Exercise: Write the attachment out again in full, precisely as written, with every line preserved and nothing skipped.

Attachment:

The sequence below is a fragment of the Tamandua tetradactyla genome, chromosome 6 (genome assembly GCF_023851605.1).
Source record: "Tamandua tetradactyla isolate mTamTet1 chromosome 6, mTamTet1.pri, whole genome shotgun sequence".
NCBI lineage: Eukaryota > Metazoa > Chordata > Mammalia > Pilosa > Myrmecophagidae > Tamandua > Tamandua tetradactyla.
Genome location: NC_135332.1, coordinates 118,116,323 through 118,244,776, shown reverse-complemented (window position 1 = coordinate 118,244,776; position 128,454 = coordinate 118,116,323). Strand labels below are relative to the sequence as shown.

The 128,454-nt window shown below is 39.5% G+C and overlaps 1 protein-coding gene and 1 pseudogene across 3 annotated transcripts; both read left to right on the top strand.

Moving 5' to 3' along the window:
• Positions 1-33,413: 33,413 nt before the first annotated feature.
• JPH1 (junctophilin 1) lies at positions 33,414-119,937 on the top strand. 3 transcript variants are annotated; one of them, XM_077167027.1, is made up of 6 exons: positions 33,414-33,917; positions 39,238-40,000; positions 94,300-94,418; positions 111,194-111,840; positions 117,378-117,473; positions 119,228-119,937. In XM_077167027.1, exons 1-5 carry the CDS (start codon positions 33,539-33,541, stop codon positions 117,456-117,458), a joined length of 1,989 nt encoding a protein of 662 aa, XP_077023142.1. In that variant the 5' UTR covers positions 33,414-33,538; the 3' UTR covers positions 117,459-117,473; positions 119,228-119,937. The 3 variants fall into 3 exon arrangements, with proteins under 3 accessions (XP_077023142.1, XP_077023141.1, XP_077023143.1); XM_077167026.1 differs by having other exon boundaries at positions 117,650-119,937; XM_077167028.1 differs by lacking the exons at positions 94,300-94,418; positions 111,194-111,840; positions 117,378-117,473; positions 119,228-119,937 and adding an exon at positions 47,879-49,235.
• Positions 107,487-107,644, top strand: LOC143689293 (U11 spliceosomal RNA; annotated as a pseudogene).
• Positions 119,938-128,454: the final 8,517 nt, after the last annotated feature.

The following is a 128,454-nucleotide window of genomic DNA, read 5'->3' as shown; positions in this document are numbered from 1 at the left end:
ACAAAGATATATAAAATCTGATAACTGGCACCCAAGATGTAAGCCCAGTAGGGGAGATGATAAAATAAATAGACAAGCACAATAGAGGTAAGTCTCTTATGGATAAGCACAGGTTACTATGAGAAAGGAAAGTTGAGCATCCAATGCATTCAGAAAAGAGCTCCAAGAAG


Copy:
The sequence below is a fragment of the Tamandua tetradactyla genome, chromosome 6 (genome assembly GCF_023851605.1).
Source record: "Tamandua tetradactyla isolate mTamTet1 chromosome 6, mTamTet1.pri, whole genome shotgun sequence".
NCBI lineage: Eukaryota > Metazoa > Chordata > Mammalia > Pilosa > Myrmecophagidae > Tamandua > Tamandua tetradactyla.
Genome location: NC_135332.1, coordinates 118,116,323 through 118,244,776, shown reverse-complemented (window position 1 = coordinate 118,244,776; position 128,454 = coordinate 118,116,323). Strand labels below are relative to the sequence as shown.

The 128,454-nt window shown below is 39.5% G+C and overlaps 1 protein-coding gene and 1 pseudogene across 3 annotated transcripts; both read left to right on the top strand.

Moving 5' to 3' along the window:
• Positions 1-33,413: 33,413 nt before the first annotated feature.
• JPH1 (junctophilin 1) lies at positions 33,414-119,937 on the top strand. 3 transcript variants are annotated; one of them, XM_077167027.1, is made up of 6 exons: positions 33,414-33,917; positions 39,238-40,000; positions 94,300-94,418; positions 111,194-111,840; positions 117,378-117,473; positions 119,228-119,937. In XM_077167027.1, exons 1-5 carry the CDS (start codon positions 33,539-33,541, stop codon positions 117,456-117,458), a joined length of 1,989 nt encoding a protein of 662 aa, XP_077023142.1. In that variant the 5' UTR covers positions 33,414-33,538; the 3' UTR covers positions 117,459-117,473; positions 119,228-119,937. The 3 variants fall into 3 exon arrangements, with proteins under 3 accessions (XP_077023142.1, XP_077023141.1, XP_077023143.1); XM_077167026.1 differs by having other exon boundaries at positions 117,650-119,937; XM_077167028.1 differs by lacking the exons at positions 94,300-94,418; positions 111,194-111,840; positions 117,378-117,473; positions 119,228-119,937 and adding an exon at positions 47,879-49,235.
• Positions 107,487-107,644, top strand: LOC143689293 (U11 spliceosomal RNA; annotated as a pseudogene).
• Positions 119,938-128,454: the final 8,517 nt, after the last annotated feature.

The following is a 128,454-nucleotide window of genomic DNA, read 5'->3' as shown; positions in this document are numbered from 1 at the left end:
ACAAAGATATATAAAATCTGATAACTGGCACCCAAGATGTAAGCCCAGTAGGGGAGATGATAAAATAAATAGACAAGCACAATAGAGGTAAGTCTCTTATGGATAAGCACAGGTTACTATGAGAAAGGAAAGTTGAGCATCCAATGCATTCAGAAAAGAGCTCCAAGAAG